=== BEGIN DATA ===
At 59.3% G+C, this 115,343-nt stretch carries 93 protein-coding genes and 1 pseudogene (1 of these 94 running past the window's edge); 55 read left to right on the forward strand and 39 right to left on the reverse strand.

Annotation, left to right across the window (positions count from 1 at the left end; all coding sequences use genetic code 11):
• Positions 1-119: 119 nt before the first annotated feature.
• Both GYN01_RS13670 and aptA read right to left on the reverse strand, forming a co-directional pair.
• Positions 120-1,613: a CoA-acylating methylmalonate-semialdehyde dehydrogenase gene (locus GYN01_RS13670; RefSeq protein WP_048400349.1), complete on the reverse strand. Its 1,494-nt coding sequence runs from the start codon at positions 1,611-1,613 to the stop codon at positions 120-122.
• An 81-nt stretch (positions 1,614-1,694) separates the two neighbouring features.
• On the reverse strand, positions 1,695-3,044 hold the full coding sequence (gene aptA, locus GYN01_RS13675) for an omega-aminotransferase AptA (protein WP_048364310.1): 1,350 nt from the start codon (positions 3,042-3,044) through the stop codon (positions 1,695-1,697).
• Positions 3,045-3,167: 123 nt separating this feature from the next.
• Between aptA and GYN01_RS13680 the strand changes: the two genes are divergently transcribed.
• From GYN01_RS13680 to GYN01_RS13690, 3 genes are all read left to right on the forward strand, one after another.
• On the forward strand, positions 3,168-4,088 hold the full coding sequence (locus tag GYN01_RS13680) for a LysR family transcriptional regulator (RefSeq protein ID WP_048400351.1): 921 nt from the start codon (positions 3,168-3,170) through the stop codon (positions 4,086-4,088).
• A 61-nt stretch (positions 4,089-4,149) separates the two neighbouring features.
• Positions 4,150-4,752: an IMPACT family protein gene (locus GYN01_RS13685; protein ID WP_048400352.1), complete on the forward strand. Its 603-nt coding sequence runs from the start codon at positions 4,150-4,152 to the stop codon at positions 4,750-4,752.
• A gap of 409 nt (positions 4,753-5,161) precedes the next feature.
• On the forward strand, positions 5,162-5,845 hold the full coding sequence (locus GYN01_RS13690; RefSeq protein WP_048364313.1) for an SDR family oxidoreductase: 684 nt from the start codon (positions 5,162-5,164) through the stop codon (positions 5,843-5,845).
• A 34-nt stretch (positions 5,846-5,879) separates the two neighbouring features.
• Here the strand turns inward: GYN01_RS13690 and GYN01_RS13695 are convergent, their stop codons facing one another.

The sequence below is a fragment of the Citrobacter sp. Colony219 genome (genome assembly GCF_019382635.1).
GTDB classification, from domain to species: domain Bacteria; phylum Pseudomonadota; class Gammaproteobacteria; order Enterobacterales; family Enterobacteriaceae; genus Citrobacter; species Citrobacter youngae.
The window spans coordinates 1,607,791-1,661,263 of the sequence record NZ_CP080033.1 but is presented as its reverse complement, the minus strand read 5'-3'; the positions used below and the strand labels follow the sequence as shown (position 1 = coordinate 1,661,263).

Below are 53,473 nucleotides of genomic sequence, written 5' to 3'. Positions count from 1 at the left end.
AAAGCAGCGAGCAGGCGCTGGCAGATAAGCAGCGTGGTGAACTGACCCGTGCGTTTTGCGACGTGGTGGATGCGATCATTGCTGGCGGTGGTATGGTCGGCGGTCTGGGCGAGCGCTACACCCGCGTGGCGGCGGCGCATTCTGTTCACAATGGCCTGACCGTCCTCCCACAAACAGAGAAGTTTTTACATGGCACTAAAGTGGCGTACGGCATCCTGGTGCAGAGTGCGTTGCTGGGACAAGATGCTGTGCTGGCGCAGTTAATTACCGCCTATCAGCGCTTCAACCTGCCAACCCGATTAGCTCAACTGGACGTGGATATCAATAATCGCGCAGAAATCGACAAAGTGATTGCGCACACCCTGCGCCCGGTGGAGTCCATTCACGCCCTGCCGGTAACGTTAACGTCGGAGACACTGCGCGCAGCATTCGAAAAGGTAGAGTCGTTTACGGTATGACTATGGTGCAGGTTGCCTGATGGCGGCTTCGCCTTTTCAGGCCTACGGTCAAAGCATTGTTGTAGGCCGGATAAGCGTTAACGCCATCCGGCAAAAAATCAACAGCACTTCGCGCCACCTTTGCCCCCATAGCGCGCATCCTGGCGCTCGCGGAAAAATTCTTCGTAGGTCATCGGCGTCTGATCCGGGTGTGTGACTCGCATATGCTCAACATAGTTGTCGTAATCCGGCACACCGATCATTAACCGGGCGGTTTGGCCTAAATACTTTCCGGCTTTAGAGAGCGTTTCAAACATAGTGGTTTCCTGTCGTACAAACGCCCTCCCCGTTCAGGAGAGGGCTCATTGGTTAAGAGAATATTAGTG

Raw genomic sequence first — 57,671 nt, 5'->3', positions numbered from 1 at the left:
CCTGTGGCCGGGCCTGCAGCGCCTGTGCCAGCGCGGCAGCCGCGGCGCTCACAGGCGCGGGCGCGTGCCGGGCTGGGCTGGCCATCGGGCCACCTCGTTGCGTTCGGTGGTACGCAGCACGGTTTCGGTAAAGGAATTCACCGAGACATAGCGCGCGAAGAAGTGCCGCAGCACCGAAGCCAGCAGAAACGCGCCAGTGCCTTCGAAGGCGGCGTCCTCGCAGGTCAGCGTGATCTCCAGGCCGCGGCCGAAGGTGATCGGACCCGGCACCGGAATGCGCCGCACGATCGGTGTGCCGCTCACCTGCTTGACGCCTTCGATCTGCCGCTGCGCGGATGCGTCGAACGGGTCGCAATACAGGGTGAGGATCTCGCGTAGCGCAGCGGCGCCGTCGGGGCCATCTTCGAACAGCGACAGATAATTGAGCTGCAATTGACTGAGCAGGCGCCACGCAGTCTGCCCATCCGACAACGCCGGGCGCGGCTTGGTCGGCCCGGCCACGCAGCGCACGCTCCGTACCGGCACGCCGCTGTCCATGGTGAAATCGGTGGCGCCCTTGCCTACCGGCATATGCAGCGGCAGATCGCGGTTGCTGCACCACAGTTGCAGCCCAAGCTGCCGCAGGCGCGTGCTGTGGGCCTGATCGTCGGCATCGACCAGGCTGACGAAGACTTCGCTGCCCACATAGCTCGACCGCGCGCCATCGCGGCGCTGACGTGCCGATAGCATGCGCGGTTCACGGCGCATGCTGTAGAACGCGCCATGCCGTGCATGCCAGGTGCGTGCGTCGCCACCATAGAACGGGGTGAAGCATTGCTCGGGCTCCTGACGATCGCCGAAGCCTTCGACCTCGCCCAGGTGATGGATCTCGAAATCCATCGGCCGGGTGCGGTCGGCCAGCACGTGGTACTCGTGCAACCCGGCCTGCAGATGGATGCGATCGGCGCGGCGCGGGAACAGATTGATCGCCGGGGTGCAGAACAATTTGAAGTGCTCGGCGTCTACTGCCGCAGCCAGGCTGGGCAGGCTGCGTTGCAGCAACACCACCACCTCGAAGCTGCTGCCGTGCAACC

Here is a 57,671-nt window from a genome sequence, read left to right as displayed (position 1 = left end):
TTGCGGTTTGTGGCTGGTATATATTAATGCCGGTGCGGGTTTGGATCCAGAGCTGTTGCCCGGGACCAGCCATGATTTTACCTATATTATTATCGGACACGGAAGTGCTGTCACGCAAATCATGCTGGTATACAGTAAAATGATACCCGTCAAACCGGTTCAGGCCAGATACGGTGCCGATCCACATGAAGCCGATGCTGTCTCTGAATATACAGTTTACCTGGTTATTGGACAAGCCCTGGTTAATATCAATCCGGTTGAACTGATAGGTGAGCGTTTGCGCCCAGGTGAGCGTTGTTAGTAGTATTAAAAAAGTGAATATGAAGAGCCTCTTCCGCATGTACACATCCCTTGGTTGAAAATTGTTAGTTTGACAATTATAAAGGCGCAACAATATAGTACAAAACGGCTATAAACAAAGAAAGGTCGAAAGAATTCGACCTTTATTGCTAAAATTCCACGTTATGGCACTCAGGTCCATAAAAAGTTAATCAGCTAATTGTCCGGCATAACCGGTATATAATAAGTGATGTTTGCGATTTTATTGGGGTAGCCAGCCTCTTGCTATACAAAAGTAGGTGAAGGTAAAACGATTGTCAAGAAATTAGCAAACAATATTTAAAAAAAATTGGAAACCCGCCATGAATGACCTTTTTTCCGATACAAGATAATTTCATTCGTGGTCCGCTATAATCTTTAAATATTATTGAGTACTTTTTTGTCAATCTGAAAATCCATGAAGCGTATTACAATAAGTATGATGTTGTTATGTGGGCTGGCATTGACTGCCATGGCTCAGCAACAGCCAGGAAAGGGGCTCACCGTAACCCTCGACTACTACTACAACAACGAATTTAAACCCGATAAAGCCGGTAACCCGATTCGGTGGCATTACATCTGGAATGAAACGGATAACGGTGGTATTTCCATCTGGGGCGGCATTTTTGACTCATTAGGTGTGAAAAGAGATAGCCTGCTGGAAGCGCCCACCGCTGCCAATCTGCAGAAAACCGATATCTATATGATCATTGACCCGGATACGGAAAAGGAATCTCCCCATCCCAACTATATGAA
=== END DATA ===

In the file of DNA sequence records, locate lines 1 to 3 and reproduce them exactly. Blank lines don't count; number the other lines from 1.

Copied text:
At 59.3% G+C, this 115,343-nt stretch carries 93 protein-coding genes and 1 pseudogene (1 of these 94 running past the window's edge); 55 read left to right on the forward strand and 39 right to left on the reverse strand.

Annotation, left to right across the window (positions count from 1 at the left end; all coding sequences use genetic code 11):
• Positions 1-119: 119 nt before the first annotated feature.